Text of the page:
Percussion Music Therapy Memphis TN

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Holly Hughes
(901) 682-8663
917 S. Cooper St.
Memphis, TN
Membership Organizations
International Association for Colon Hydrotherapy (IACT)

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Crossroads Chiropractic
(901) 327-1551
3445 Poplar Avenue Suite 18
Memphis, TN
 
Fantasy Hair Salon
(901) 745-1846
1409 Getwell Road
Memphis, TN
 
Aloe Vera Unlimited
(901) 452-7020
2600 Poplar Avenue
Memphis, TN
 
Doss Rebecca District Of Columbia
(901) 276-2444
1835 Union Avenue Suite 115
Memphis, TN
 
Jennifer Utley
(901) 581-2404
933 Kensington Place
Memphis, TN
Membership Organizations
American Holistic Medical Association (AHMA)

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Etrainingwheels.com
(901) 759-1353
3600 Mynders Ave
Memphis, TN
 
Express Grocery
(901) 452-1416
2804 Park Avenue
Memphis, TN
 
Ballenger Maury
(901) 725-6555
852 South Cooper Street
Memphis, TN
 
FindMyDesigner.com
(901) 230-4760
6 S Mclean Blvd
Memphis, TN
 
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Drumming Up Wellness

On a recent morning at Beth Abraham Hospital in the Bronx, New York, 18 adult day care
patients drifted into a lounge and settled by their percussion instrument of choice.
For the next hour, prompted by a music therapist setting a beat to a keyboard synthesizer,
the group created a symphony of rhythm with an assortment of hand and floor drums
that included bongos, maracas, tambourines, shakers, whistles and bells, some
attached to their wrists because they have been stricken by stroke or dementia.

By Allan Richter

October 2008

Corinthia Bolden, 64, stiff on her right side from a stroke, tapped and palmed an African floor drum just to the left of her wheelchair. In sync with the others and her own cadence, Bolden rocked to and fro, bobbed her head and raised her left shoulder on back beats. “The touching seems to be important to her,” therapist Ariel Weissberger, MTBC, said later. “Touching the drum in different ways helps her ground herself, and at the same time she gets into a very kinesthetic movement.”

Call it a Berlitz lesson with rhythm instead of words. With gaps in their ages spanning decades, these patients—some who speak only Spanish, some unable to speak at all because of their illness—held a conversation with drums. And with science backing the idea that rhythm helps heal, more Western health care facilities are embracing drum circles as therapy sessions. It’s a natural step, proponents say, because we are attuned to rhythms that precede even our own in utero heartbeats.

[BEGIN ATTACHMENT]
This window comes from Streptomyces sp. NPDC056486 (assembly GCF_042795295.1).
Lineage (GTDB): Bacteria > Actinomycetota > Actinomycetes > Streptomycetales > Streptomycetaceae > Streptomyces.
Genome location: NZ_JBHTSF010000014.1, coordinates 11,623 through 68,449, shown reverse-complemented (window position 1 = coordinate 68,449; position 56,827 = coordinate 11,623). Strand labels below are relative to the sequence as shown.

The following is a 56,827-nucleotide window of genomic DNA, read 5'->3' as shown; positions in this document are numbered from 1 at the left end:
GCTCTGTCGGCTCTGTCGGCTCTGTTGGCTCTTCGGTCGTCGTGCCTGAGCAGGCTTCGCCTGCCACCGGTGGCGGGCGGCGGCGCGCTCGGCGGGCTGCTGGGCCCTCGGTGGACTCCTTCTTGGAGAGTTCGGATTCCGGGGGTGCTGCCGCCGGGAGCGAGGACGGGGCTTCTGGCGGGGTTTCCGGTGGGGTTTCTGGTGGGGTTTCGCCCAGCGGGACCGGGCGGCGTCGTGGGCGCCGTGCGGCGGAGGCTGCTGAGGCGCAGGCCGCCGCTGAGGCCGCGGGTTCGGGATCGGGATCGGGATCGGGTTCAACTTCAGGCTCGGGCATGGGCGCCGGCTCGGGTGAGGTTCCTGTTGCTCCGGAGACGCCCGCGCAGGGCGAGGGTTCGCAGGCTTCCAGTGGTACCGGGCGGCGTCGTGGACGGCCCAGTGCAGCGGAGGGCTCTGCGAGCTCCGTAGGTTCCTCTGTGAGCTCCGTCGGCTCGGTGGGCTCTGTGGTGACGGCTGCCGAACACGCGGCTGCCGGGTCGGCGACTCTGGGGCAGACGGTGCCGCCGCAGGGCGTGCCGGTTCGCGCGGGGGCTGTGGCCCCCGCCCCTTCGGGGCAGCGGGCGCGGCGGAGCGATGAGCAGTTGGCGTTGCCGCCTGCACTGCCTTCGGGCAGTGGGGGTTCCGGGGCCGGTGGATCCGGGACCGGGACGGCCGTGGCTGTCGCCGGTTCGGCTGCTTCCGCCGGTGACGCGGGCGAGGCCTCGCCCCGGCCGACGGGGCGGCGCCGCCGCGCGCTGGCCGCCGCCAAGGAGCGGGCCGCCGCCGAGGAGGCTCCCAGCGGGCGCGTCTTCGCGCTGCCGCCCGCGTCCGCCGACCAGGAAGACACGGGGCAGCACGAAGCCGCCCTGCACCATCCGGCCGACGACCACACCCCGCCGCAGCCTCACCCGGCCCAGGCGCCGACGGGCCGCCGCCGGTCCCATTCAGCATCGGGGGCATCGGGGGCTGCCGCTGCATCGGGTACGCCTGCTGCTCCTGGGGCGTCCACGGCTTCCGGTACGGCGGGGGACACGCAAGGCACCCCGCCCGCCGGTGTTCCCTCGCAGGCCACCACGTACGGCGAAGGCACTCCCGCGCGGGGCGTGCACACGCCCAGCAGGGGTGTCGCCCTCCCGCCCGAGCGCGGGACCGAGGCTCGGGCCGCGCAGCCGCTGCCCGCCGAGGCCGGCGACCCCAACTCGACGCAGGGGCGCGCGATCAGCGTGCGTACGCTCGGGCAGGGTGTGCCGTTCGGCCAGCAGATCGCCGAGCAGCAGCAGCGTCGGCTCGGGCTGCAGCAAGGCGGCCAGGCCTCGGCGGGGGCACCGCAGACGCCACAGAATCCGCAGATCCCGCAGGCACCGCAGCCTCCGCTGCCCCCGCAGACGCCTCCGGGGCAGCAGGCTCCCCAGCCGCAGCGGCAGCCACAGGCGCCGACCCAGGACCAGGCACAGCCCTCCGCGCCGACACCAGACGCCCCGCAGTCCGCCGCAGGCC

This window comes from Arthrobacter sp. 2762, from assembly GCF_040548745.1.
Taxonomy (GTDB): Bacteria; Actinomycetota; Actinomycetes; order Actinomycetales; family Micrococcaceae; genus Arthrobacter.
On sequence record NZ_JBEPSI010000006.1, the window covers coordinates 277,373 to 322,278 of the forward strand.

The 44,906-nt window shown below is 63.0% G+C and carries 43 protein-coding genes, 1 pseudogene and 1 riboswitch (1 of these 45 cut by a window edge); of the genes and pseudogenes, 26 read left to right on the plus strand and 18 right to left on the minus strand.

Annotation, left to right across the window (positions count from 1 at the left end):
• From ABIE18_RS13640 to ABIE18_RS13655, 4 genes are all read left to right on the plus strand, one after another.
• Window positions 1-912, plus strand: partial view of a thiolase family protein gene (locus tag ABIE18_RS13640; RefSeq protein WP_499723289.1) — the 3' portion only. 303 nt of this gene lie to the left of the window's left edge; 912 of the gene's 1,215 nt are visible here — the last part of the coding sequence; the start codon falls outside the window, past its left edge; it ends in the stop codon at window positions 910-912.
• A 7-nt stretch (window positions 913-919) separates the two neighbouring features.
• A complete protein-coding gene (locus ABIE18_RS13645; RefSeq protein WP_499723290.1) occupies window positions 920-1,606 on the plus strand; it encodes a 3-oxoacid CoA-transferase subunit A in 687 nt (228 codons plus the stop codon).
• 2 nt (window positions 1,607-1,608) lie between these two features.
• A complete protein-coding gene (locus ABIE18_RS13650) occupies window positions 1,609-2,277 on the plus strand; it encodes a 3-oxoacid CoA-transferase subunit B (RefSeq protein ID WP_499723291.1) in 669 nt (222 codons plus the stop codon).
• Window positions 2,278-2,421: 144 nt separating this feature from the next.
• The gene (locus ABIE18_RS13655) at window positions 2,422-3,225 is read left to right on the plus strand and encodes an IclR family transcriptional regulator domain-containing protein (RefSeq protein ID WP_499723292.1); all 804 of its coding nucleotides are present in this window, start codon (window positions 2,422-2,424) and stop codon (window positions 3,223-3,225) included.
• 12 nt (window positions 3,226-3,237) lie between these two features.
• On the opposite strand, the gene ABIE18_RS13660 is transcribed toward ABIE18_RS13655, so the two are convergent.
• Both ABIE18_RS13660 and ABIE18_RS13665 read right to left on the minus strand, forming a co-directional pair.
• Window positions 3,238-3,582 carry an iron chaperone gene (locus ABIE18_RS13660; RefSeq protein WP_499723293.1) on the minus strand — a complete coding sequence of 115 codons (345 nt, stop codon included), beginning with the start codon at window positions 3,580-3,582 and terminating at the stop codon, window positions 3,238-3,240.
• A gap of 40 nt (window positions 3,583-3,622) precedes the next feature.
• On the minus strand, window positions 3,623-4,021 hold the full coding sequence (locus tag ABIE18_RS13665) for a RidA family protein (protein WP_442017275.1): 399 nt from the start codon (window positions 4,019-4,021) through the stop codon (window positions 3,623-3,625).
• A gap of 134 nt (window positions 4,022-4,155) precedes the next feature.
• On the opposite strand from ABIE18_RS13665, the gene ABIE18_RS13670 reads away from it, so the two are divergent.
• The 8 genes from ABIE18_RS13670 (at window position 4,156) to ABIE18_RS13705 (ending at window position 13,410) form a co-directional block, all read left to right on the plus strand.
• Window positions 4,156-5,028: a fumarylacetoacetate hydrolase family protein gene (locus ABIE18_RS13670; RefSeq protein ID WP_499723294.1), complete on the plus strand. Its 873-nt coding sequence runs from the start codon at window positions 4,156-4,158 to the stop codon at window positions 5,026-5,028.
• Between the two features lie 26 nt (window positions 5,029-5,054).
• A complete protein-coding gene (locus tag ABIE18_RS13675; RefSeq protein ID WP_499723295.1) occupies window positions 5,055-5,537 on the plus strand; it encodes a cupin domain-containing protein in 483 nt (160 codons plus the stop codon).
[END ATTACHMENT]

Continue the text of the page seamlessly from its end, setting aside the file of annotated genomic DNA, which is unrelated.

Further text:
An Ancient Tune

Sound and rhythm have been a part of the universe for eons. The Institute of Astronomy in Cambridge, England found ripples spaced 30,000 light-years apart that emanated from an enormous black hole at the center of the Perseus Cluster of galaxies more than 250 million light-years from Earth. With those details, the scientists calculated the frequency of the sound waves and the pitch—a B flat 57 octaves below middle C on a piano—that have been resonating from the black hole for 2.5 billion years.

“We are multi-dimensional rhythm machines and we’re embedded in a universe of rhythm,” Mickey Hart, the Grateful Dead drummer and musicologist, tells Energy Times.

Hart has testified before the US Senate on the benefits of drumming, particularly for the aged. Drum circles, he asserts, lift feelings of loneliness and alienation, boost self-esteem, focus the mind, reduce stress, and provide empowerment and exercise. And all participants share equal billing because a drum circle, as Hart puts it, has neither head nor tail.

“Here is one place you can be exactly who you want to be and you’re a success as long as you’re in a group,” Hart says. “All you have to do is listen to the person next to you and go with the rhythm.

There’s a very spiritual content; you’re bordering on the secular and the sacred here. Then there’s the transformative power of rhythm, where it elevates your consciousness and it takes you into like a group ...

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